Edna Valley wines

Wander through this quirky, unassuming wine region just south of San Luis Obispo

David Lansing

There's an offbeat, tongue-in-cheek humor, reminiscent of the Blues Brothers, that runs between Terry Speizer and Michael Sinor.

Speizer is the owner of Domaine Alfred in the Edna Valley, on California's Central Coast, and Sinor is his winemaker. It's hard to know what to think when Speizer ― a large bear of a man who speaks in a sonorous voice that reminds one of Dan Aykroyd singing the theme from Rawhide ― tells you that their wines enjoy listening to certain kinds of music.

"The Pinot Noirs like Gregorian chants, but they hate salsa," Speizer explains. Sinor nods in agreement, then adds, "They all hate salsa and techno." "They" being the barrels of Chardonnay, Syrah, and Pinot Gris behind him.

Before you can think too much about this, Sinor suggests everyone go outside to take a look at their version of the Bluesmobile, a '62 Shasta trailer ― which serves as a portable chicken coop ― that they got for $50 and a bottle of Chardonnay.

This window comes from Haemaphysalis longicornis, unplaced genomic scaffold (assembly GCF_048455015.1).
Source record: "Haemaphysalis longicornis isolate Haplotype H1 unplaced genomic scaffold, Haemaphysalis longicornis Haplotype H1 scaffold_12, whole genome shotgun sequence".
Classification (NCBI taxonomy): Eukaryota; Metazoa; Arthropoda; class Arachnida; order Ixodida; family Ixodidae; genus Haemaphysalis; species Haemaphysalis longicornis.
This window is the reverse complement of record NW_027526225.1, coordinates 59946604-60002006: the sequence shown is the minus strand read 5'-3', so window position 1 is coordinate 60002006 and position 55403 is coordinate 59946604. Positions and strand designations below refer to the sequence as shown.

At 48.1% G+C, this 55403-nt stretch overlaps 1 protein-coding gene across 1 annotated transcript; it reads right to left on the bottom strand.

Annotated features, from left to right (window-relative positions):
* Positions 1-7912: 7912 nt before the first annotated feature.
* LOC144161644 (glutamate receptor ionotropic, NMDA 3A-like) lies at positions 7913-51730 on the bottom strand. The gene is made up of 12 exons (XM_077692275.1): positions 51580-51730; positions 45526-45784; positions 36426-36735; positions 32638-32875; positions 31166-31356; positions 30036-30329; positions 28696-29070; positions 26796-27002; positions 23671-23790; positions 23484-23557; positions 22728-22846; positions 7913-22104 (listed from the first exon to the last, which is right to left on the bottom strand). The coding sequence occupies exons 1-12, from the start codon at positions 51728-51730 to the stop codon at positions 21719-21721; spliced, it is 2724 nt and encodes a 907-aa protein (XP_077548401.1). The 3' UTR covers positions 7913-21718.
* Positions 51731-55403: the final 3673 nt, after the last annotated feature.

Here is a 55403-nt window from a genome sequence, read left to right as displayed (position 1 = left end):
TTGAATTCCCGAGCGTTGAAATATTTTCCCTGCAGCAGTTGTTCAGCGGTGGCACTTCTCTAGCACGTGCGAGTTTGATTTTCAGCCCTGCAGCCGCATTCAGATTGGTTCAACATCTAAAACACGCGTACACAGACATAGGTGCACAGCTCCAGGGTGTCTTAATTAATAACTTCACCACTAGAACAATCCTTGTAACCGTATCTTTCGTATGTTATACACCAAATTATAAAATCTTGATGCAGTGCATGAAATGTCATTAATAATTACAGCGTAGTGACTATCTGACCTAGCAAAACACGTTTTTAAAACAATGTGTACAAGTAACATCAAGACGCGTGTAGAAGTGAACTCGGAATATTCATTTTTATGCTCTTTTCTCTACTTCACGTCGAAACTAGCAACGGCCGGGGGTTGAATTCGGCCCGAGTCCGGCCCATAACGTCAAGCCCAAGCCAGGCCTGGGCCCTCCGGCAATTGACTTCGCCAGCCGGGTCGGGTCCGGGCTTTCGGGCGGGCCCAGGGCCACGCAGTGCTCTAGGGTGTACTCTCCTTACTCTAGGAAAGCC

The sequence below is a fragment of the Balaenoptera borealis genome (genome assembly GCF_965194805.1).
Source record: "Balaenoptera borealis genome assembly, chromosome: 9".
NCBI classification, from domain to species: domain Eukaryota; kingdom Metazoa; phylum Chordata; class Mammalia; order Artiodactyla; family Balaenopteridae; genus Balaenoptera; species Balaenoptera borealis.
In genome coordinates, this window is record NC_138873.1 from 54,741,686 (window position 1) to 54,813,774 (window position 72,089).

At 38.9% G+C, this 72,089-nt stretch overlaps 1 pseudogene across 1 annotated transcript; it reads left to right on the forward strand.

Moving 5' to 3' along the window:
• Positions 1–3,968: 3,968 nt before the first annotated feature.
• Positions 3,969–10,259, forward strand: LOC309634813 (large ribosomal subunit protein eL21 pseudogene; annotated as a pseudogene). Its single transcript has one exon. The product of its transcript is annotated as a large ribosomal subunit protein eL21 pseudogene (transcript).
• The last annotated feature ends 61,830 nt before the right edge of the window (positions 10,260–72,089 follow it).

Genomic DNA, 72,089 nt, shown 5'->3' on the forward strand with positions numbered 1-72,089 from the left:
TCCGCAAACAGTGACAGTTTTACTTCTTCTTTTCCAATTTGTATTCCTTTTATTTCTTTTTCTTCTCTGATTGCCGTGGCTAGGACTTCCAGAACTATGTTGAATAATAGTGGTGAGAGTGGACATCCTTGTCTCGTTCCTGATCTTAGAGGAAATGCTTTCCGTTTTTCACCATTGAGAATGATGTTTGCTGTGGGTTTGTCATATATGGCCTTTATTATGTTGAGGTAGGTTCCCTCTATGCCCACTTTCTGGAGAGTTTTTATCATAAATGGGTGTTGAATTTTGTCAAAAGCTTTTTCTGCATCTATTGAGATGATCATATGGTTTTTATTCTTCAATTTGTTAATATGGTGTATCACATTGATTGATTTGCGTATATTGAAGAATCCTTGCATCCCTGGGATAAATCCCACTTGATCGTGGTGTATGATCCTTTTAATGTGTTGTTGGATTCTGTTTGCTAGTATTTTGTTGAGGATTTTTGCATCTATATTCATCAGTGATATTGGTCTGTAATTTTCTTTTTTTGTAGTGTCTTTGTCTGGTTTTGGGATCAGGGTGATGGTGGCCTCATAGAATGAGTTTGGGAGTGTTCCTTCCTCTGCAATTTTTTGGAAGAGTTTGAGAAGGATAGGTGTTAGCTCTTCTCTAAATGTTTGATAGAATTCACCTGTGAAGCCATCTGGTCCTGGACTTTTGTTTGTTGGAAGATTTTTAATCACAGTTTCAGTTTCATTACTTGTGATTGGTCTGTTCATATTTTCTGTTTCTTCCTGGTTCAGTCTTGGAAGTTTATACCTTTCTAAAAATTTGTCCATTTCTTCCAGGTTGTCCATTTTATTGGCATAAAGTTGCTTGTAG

The trailer-cum-coop, which gets dragged around the vineyards so the chickens can eat bugs and weeds, is an important part of the winery's somewhat peculiar production methods, which include racking wine during a full moon to take advantage of atmospheric pressure. "I'll bet they don't do that in Napa," Sinor says, lifting a single eyebrow.

Winemakers probably don't time their wine racking to the phases of the moon in the Napa Valley. But not being Napa is a big part of the Edna Valley's appeal. The nascent wine region is located in a triangle bordered by Arroyo Grande, Pismo Beach, and San Luis Obispo, and it still retains a distinctive, backroad California charm. Vineyards were first planted here in the 1970s.

Today it's home to more than 3,000 acres of vineyards and 30 wine labels, including 17 tasting rooms that run the gamut from a former one-room schoolhouse to the stylish Jack Niven Hospitality Center at Edna Valley Vineyard. At the latter, you can sample Chardonnays in front of picture windows with views of the valley's most distinctive icon, Islay Peak, an ancient volcanic plug that rose from the ocean floor.

Next: Wines shaped by the sea

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